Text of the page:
Yom ha-Shoah

Today, April 21, 2009 (Nissan 5769), at sundown marks the end of Yom ha-Shoah, the Jewish holiday that memorializes the Holocaust. It is a topic I have studied very much. I have no words. My words are and will always be inadequate when faced with the reality of this event. But I have always felt a certain power and vitality in the words of the survivors, as well as in the accounts preserved of those who did not survive. It is their words I wish to share here, as we all reflect, and say . . . never again.

“Never shall I forget that night, the first night in camp, which turned my life into on elong night, seven times cursed and seven times sealed. Never shall I forget that smoke. Never shall I forget the little faces of the children, whose bodies I saw turned into wreaths of smoke beneath a silent blue sky. Never shall I forget those flames which consumed my faith forever. Never shall I forget that nocturnal silence which deprived me, for all eternity, of the desire to live. Never shall I forget those moments which murdered my God and my soul and turned my dreams to dust. Never shall I forget these things, even if I am condemned to live as long as God Himself. Never.”
—Elie Wiesel, Night, 32

“I witnessed other hangings. I never saw a single one of the victims weep. For a long time those dried-up bodies had forgotten the bitter taste of tears. Except once [ . . . ] One day when we came back from work, we saw three gallows rearing up in the assembly place, three black crows. Roll call. SS all round us, machine guns trained: the traditional ceremony. Three victims in chains–and one of them, the little servant, the sad-eyed angel. The SS seemed more preoccupied, more disturbed than usual. To hang a young boy in front of thousands of spectators was no light matter. The head of the camp read the verdict. All eyes were on the child. He was lividly pale, almost calm, biting his lips. The gallows threw its shadow over him. [ . . . ] The three necks were placed at the same moment within the nooses. ‘Long live liberty!’ cried the two adults. But the child was silent. ‘Where is God? Where is He?’ someone behind me asked. At a sign from the head of the camp, the three chairs tipped over. Total silence throughout the camp. On the horizon, the sun was setting. ‘Bare your heads!’ yelled the head of the camp. His voice was raucous. We were weeping. ‘Cover your heads!’ Then the march past began. The two adults were no longer alive. their tongues hung swollen, blue-tinged. But the third rope was still moving, being so light, the child was still alive. . . . For more than half an hour he stayed there, struggling between life and death, dying in slow agony under our eyes. And we had to look him full in the face. He was still alive when I passed in front of him. His tongue was still read, his eyes were not yet glazed. Behind me, I heard the same man asking: ‘Where is God now?’ and I heard a voice within me answer him: ‘Where is He? Here He is–He is hanging here on this gallows . . . ‘ That night the soup tasted of corpses.”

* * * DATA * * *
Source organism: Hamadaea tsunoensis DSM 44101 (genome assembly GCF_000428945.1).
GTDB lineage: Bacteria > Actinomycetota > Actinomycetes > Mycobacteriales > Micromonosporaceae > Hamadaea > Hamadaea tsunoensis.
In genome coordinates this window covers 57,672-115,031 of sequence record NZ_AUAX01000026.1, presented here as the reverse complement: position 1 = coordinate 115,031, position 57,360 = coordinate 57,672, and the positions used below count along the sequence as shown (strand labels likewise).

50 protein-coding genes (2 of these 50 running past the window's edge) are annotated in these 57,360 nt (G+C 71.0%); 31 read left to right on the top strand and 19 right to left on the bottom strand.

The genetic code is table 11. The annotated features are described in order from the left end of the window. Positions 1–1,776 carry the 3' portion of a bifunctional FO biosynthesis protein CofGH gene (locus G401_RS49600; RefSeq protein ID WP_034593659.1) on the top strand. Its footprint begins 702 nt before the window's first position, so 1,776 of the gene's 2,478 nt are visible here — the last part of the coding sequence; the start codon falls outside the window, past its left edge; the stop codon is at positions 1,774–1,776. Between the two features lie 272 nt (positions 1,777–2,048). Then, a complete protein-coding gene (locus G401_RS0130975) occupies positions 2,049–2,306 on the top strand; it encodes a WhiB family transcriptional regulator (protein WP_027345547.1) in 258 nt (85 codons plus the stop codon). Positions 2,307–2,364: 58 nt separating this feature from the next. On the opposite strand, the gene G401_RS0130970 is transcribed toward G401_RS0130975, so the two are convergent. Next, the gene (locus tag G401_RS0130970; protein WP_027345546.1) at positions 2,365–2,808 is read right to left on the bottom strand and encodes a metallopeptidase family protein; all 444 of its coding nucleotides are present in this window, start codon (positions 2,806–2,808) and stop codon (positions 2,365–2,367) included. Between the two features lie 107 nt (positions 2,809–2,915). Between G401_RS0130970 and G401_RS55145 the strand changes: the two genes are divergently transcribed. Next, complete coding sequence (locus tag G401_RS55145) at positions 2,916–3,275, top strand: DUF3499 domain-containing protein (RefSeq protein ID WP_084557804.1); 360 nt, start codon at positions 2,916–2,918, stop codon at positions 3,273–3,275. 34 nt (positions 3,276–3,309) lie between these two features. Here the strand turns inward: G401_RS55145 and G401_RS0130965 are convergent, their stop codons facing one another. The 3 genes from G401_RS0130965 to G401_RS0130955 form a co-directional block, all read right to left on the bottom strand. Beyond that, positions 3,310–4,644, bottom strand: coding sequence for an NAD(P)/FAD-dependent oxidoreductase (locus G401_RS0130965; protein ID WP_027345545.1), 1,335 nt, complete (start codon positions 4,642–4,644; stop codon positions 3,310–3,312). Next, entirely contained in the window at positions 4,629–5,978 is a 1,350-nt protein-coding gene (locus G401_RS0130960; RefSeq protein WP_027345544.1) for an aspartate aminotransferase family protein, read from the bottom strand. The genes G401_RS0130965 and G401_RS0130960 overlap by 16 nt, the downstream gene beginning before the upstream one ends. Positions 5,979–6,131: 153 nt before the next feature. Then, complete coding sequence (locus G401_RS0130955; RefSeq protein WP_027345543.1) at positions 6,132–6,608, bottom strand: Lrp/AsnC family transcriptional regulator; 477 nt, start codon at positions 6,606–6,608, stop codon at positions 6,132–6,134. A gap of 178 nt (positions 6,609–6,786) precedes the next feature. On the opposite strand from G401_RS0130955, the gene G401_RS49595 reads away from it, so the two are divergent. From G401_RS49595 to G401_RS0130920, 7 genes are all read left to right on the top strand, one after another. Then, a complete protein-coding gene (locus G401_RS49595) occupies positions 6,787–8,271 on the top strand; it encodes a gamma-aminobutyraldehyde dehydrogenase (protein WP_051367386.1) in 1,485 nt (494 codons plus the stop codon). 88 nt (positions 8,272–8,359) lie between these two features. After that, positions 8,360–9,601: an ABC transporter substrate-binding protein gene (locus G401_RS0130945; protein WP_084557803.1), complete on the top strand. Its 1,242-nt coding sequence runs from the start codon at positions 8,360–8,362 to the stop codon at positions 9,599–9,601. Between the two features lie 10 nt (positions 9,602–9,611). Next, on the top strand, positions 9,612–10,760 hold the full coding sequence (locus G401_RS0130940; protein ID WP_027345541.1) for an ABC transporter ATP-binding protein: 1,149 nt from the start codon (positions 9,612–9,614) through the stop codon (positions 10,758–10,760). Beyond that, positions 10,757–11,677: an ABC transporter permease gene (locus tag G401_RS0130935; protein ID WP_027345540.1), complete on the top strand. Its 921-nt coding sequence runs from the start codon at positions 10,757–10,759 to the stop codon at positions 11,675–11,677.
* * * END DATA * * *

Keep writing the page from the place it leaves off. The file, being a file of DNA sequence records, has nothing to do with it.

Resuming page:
—Elie Wiesel, Night, 60-62

“Their life is short, but their number is endless; they, the muselmanner, the drowned, form the backbone of the camp, an anonymous mass, continually renewed and always identical, of non-men who march and labour in silence, the divine spark dead within them, already too empty to really suffer. One hesitates to call them living: one hesitates to call their death death, in the face of which they have no fear, as they are too tired to understand. They crowdy my memory with their faceless presences, and if I could enclose all the evil of our time in one image, I would choose this image which is familiar to me: an emaciated man, with head dropped and shoulders curved, on whose face and in whose eyes not a trace of a thought is to be seen. If the drowned have no story, and single and broad is the path to perdition, the paths to salvation are many, difficult and improbable.”
—Primo Levi, Survival in Auschwitz, 90

“I’m not alive. People believe memories grow vague, are erased by time, since nothing endures against the passage of time. That’s the difference; time does not pass over me, over us. It doesn’t erase anything, doesn’t undo it. I’m not a live. I died in Auschwitz but no one knows it.”
—Charlotte Delbo, Auschwitz and After, 267

And while he was never a prisoner in the camps, the words of Rabbi Irving Greenberg are as true today as when he first uttered them. It is an important caution of which we must all be aware:

“No statement, theological or otherwise, should be made that would not be credible in the presence of burning children.”
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